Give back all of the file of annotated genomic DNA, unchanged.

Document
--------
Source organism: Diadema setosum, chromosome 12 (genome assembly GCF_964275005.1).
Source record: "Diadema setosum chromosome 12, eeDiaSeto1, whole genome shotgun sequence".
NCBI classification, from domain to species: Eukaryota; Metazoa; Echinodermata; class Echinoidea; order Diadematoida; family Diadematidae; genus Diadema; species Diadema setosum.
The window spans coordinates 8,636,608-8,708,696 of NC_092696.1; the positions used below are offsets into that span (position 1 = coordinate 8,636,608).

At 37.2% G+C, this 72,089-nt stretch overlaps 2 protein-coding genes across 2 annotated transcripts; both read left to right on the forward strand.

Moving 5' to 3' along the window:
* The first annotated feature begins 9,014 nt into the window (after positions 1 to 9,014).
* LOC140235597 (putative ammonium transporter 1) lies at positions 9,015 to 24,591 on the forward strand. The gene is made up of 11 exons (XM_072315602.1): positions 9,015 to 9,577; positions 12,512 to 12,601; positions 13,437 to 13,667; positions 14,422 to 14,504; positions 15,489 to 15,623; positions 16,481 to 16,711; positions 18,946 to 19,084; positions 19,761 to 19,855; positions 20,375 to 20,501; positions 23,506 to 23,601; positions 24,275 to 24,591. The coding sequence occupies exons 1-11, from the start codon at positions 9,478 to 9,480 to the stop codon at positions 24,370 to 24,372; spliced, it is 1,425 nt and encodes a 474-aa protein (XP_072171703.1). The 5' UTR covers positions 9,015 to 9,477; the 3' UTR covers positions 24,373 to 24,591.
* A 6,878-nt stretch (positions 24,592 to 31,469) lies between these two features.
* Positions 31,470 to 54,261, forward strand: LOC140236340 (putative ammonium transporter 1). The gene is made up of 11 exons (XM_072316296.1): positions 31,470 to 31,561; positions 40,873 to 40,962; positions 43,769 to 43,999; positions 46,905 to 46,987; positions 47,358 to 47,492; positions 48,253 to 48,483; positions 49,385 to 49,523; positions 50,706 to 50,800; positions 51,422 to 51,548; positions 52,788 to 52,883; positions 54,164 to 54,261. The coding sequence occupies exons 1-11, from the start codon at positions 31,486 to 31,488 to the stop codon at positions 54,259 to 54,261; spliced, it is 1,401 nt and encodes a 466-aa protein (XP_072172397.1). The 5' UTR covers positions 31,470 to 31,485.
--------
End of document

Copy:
Source organism: Diadema setosum, chromosome 12 (genome assembly GCF_964275005.1).
Source record: "Diadema setosum chromosome 12, eeDiaSeto1, whole genome shotgun sequence".
NCBI classification, from domain to species: Eukaryota; Metazoa; Echinodermata; class Echinoidea; order Diadematoida; family Diadematidae; genus Diadema; species Diadema setosum.
The window spans coordinates 8,636,608-8,708,696 of NC_092696.1; the positions used below are offsets into that span (position 1 = coordinate 8,636,608).

At 37.2% G+C, this 72,089-nt stretch overlaps 2 protein-coding genes across 2 annotated transcripts; both read left to right on the forward strand.

Moving 5' to 3' along the window:
* The first annotated feature begins 9,014 nt into the window (after positions 1 to 9,014).
* LOC140235597 (putative ammonium transporter 1) lies at positions 9,015 to 24,591 on the forward strand. The gene is made up of 11 exons (XM_072315602.1): positions 9,015 to 9,577; positions 12,512 to 12,601; positions 13,437 to 13,667; positions 14,422 to 14,504; positions 15,489 to 15,623; positions 16,481 to 16,711; positions 18,946 to 19,084; positions 19,761 to 19,855; positions 20,375 to 20,501; positions 23,506 to 23,601; positions 24,275 to 24,591. The coding sequence occupies exons 1-11, from the start codon at positions 9,478 to 9,480 to the stop codon at positions 24,370 to 24,372; spliced, it is 1,425 nt and encodes a 474-aa protein (XP_072171703.1). The 5' UTR covers positions 9,015 to 9,477; the 3' UTR covers positions 24,373 to 24,591.
* A 6,878-nt stretch (positions 24,592 to 31,469) lies between these two features.
* Positions 31,470 to 54,261, forward strand: LOC140236340 (putative ammonium transporter 1). The gene is made up of 11 exons (XM_072316296.1): positions 31,470 to 31,561; positions 40,873 to 40,962; positions 43,769 to 43,999; positions 46,905 to 46,987; positions 47,358 to 47,492; positions 48,253 to 48,483; positions 49,385 to 49,523; positions 50,706 to 50,800; positions 51,422 to 51,548; positions 52,788 to 52,883; positions 54,164 to 54,261. The coding sequence occupies exons 1-11, from the start codon at positions 31,486 to 31,488 to the stop codon at positions 54,259 to 54,261; spliced, it is 1,401 nt and encodes a 466-aa protein (XP_072172397.1). The 5' UTR covers positions 31,470 to 31,485.